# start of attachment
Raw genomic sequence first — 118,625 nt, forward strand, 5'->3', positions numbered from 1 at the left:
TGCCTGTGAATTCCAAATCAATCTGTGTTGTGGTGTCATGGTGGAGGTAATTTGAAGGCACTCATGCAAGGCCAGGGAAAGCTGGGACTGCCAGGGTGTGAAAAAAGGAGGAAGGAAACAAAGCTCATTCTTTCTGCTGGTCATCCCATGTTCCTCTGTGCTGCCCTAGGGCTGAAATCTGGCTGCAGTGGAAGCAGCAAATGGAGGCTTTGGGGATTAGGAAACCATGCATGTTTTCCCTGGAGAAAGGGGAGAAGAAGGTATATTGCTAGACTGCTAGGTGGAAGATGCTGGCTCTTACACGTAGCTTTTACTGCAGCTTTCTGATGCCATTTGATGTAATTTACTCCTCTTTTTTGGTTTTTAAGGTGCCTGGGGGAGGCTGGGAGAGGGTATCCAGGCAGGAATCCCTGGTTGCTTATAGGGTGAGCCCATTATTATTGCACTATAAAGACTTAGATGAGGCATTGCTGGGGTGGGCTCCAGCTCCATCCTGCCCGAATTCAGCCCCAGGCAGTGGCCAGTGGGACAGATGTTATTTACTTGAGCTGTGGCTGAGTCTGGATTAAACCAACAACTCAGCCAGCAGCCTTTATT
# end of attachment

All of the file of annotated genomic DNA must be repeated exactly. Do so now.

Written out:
Raw genomic sequence first — 118,625 nt, forward strand, 5'->3', positions numbered from 1 at the left:
TGCCTGTGAATTCCAAATCAATCTGTGTTGTGGTGTCATGGTGGAGGTAATTTGAAGGCACTCATGCAAGGCCAGGGAAAGCTGGGACTGCCAGGGTGTGAAAAAAGGAGGAAGGAAACAAAGCTCATTCTTTCTGCTGGTCATCCCATGTTCCTCTGTGCTGCCCTAGGGCTGAAATCTGGCTGCAGTGGAAGCAGCAAATGGAGGCTTTGGGGATTAGGAAACCATGCATGTTTTCCCTGGAGAAAGGGGAGAAGAAGGTATATTGCTAGACTGCTAGGTGGAAGATGCTGGCTCTTACACGTAGCTTTTACTGCAGCTTTCTGATGCCATTTGATGTAATTTACTCCTCTTTTTTGGTTTTTAAGGTGCCTGGGGGAGGCTGGGAGAGGGTATCCAGGCAGGAATCCCTGGTTGCTTATAGGGTGAGCCCATTATTATTGCACTATAAAGACTTAGATGAGGCATTGCTGGGGTGGGCTCCAGCTCCATCCTGCCCGAATTCAGCCCCAGGCAGTGGCCAGTGGGACAGATGTTATTTACTTGAGCTGTGGCTGAGTCTGGATTAAACCAACAACTCAGCCAGCAGCCTTTATT